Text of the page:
The founder of a Thai political group which helped remove former Prime
Minister Thaksin Shinawatra from power has narrowly survived an attack by
gunmen. The attack comes as the Thai capital remains under a state of emergency
declared after supporters of Mr. Thaksin clashed with security forces.
Thai police say Sondhi
Limthongkul was driving to work early Friday morning when his car was fired on
by at least two gunmen using automatic rifles.
The gunmen sprayed more
than 50 rounds on the media tycoon's car, hitting him in the shoulder and
wounding his bodyguard and assistant.
Victim recovering after
Doctors later removed a bullet fragment from Sondhi's skull
and say he is now recovering.
Buranaj Smutharaks is a spokesman for the
Democrat Party, the political party of Thailand's Prime Minister Abhisit
Vejjajiva. He told journalists Sondhi was the latest casualty of violent unrest
to hit Bangkok, which he blamed on a minority of anti-government
"Although the majority of people who took part in the
demonstrations are believed to be genuine in their grievances and intended to
exercise their rights according to the law, the spates of outright violence
around the city … were all premeditated," Buranaj said.
No suspects, motive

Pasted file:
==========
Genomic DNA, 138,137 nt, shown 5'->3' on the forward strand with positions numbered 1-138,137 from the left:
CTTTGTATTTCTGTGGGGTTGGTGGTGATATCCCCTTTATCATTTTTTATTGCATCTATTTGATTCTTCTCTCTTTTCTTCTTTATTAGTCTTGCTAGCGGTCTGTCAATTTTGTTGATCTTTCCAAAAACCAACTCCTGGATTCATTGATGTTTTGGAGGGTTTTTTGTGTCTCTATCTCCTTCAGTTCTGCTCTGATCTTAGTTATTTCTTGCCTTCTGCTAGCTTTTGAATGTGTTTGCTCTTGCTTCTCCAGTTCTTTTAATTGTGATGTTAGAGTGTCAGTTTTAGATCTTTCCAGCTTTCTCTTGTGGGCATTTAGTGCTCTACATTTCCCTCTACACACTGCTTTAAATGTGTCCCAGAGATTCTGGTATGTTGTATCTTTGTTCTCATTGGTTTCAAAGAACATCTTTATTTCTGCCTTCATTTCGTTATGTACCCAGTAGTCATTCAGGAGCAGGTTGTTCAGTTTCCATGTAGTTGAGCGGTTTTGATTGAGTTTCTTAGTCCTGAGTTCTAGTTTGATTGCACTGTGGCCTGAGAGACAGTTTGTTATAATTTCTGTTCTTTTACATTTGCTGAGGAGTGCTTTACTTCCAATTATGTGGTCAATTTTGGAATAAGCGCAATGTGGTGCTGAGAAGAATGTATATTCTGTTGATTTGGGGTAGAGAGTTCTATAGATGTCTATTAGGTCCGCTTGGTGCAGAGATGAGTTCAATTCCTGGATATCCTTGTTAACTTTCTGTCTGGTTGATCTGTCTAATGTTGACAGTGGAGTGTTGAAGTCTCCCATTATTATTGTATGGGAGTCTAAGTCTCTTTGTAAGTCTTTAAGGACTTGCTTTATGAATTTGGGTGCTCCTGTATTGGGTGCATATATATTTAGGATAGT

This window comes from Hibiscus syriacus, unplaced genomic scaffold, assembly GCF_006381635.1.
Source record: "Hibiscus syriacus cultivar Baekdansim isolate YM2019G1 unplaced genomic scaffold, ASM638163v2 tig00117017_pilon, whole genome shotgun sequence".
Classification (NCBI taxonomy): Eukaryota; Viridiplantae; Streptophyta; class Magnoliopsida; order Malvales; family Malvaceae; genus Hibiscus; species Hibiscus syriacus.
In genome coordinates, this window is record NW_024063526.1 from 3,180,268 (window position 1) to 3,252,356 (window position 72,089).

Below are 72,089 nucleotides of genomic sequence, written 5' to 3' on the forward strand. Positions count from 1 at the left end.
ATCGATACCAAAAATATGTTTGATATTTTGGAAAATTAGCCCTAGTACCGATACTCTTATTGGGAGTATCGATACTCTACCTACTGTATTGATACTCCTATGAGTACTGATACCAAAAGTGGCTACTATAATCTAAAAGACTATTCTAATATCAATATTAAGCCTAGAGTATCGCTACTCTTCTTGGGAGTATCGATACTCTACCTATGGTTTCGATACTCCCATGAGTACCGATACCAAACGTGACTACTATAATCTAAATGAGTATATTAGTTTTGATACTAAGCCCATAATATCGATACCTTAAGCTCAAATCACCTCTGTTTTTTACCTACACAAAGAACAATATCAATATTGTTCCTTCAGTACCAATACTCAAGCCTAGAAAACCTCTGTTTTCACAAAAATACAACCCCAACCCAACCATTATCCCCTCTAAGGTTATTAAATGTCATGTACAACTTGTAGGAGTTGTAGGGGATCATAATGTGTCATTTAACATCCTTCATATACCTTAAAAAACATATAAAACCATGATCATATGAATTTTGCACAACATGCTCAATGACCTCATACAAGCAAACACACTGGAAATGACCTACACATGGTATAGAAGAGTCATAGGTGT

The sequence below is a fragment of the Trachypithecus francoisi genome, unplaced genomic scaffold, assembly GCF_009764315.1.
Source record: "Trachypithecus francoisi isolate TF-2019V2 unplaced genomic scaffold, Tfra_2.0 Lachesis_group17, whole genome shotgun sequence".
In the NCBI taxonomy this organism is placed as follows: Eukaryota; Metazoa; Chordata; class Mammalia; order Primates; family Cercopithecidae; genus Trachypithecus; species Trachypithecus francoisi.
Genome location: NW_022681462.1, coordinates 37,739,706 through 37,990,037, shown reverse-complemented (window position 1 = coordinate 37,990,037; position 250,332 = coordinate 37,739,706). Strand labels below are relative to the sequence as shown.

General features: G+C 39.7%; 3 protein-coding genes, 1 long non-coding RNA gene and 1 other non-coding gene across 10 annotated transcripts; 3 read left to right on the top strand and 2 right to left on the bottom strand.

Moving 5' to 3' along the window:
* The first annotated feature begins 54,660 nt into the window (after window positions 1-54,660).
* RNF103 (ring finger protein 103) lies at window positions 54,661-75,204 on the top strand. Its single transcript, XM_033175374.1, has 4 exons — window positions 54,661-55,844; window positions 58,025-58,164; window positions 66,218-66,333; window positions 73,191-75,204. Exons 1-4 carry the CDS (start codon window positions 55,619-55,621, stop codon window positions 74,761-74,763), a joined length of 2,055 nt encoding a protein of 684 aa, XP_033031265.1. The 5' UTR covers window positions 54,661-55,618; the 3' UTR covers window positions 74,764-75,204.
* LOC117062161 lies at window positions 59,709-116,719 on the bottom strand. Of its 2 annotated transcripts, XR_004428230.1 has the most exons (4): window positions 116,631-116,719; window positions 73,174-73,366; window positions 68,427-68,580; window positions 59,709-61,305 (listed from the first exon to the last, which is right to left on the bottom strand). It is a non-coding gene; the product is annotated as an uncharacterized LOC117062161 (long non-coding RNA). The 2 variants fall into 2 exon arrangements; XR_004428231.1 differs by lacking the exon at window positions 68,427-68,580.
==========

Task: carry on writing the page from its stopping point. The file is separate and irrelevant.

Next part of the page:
Thai police have not announced any suspects
or motive in the shooting.
The media tycoon led the "yellow shirt"
protest movement against former Prime Minister Thaksin, leading to his removal
from power and the rise of current Prime Minister Abhisit.
protesters supporting Mr. Thaksin have in recent weeks held protests against Mr.
Abhisit that turned violent. They say his government is illegitimate and want
Mr. Thaksin to return from exile to contest new elections.
State of emergency in effect
Protesters forced the Thai government to cancel a
meeting of Asian and Pacific leaders. Clashes in Bangkok left two people dead
and more than 130 wounded before protesters dispersed Tuesday under military
The city is still under a state of emergency that makes it
illegal for any public gatherings larger than five people and allows the
government to censor the media and deploy soldiers.
The Thai government
says it will lift the declared emergency once it is certain that peace has
returned to Bangkok.